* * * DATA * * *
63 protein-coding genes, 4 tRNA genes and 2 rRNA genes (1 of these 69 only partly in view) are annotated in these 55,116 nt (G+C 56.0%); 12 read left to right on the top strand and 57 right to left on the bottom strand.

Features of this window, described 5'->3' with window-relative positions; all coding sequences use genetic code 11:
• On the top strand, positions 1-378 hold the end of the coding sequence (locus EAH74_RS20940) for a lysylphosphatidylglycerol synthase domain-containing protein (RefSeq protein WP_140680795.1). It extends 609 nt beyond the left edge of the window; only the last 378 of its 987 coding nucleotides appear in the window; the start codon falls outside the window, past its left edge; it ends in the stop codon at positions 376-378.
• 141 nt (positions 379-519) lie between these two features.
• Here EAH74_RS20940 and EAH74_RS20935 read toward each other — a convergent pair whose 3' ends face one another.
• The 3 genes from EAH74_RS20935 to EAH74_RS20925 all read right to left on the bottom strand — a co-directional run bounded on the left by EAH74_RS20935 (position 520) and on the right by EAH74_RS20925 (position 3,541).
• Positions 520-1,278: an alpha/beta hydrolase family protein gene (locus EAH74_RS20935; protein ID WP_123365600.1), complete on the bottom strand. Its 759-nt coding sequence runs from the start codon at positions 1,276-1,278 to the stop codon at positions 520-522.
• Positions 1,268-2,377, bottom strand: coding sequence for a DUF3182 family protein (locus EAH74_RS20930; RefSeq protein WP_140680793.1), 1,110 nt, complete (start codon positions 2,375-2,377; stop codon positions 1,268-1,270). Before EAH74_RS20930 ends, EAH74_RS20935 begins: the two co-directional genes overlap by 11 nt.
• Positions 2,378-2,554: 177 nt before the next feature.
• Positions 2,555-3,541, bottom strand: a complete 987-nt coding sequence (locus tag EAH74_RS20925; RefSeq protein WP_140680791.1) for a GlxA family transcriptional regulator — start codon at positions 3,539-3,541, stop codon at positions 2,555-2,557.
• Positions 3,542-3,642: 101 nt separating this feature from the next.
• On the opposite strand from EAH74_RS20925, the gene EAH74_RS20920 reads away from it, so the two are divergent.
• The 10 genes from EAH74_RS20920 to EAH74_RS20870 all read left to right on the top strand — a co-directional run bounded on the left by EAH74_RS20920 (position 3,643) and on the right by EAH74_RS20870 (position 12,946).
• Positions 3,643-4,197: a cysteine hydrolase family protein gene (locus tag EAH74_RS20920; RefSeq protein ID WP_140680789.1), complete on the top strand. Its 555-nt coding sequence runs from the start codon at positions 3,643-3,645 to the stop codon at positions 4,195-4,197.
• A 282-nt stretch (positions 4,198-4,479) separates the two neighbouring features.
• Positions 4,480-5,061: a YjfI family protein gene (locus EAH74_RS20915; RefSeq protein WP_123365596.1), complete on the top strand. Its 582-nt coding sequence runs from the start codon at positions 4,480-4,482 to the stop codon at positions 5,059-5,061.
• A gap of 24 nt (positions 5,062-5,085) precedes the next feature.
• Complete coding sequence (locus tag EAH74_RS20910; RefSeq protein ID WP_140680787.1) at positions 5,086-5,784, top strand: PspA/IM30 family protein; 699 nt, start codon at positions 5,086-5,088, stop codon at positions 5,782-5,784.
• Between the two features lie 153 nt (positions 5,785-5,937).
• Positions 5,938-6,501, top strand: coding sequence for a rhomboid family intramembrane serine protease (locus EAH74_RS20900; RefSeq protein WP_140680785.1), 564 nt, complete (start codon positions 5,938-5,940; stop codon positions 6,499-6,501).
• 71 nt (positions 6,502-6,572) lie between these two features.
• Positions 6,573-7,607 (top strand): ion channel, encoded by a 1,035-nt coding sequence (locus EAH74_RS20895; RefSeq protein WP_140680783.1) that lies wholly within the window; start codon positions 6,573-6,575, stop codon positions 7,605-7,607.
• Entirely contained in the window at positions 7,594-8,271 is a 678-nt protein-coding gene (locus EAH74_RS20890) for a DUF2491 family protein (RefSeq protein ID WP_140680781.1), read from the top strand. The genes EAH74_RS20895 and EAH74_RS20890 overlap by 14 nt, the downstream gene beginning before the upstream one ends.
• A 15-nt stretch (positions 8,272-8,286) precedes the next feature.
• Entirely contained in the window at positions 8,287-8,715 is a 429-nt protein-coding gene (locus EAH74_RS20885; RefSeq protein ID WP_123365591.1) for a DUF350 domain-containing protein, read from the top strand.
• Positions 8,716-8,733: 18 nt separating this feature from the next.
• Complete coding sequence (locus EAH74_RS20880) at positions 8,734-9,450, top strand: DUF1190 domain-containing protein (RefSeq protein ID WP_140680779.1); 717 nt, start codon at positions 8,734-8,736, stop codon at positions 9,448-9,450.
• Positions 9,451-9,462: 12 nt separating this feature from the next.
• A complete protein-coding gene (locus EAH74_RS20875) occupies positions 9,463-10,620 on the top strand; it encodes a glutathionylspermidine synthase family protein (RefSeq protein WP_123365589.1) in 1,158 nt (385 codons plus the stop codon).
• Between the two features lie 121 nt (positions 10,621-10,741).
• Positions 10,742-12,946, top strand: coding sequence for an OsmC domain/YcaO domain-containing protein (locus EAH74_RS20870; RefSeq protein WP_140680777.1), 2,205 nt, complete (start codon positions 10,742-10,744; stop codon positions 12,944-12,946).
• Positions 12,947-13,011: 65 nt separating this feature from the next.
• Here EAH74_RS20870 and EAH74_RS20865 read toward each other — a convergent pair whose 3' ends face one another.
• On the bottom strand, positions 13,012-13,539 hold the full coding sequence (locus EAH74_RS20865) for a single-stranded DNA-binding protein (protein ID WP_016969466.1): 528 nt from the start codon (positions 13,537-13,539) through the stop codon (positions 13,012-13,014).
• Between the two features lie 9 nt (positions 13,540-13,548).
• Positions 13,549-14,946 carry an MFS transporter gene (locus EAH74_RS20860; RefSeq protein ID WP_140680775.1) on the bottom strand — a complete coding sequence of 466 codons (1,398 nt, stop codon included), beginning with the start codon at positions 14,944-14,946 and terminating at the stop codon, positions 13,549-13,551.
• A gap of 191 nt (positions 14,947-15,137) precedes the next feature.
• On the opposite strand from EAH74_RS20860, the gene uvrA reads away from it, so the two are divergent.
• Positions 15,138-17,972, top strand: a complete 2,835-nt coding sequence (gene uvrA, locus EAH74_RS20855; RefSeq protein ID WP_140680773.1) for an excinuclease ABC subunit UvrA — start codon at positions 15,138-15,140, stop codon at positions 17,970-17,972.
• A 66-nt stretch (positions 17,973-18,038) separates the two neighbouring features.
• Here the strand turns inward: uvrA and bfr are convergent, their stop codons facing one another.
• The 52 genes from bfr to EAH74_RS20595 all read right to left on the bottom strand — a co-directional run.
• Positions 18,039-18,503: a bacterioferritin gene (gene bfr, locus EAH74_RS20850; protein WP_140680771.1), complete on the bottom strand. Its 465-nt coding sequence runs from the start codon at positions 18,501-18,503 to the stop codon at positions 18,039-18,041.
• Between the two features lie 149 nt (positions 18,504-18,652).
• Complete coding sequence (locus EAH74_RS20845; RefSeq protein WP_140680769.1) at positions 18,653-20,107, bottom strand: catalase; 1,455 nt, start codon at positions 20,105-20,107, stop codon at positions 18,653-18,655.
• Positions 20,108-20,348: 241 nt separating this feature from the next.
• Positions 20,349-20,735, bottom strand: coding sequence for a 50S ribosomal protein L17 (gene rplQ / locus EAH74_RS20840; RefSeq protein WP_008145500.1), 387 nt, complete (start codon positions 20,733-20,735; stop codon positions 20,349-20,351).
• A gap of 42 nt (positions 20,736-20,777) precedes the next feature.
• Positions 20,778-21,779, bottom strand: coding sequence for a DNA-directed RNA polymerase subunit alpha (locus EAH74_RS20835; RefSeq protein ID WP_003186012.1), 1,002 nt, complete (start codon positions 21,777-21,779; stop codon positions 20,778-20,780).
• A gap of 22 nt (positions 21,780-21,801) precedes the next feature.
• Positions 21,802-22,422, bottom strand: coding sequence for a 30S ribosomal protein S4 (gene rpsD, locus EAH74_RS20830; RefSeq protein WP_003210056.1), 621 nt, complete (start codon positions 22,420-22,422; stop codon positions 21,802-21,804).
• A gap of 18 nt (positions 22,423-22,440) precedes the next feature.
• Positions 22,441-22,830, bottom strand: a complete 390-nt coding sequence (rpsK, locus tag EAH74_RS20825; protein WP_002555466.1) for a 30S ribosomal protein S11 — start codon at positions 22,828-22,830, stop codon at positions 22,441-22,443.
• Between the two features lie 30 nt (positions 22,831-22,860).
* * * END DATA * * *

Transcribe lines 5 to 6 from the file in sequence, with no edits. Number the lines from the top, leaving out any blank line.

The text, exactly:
• Here EAH74_RS20940 and EAH74_RS20935 read toward each other — a convergent pair whose 3' ends face one another.
• The 3 genes from EAH74_RS20935 to EAH74_RS20925 all read right to left on the bottom strand — a co-directional run bounded on the left by EAH74_RS20935 (position 520) and on the right by EAH74_RS20925 (position 3,541).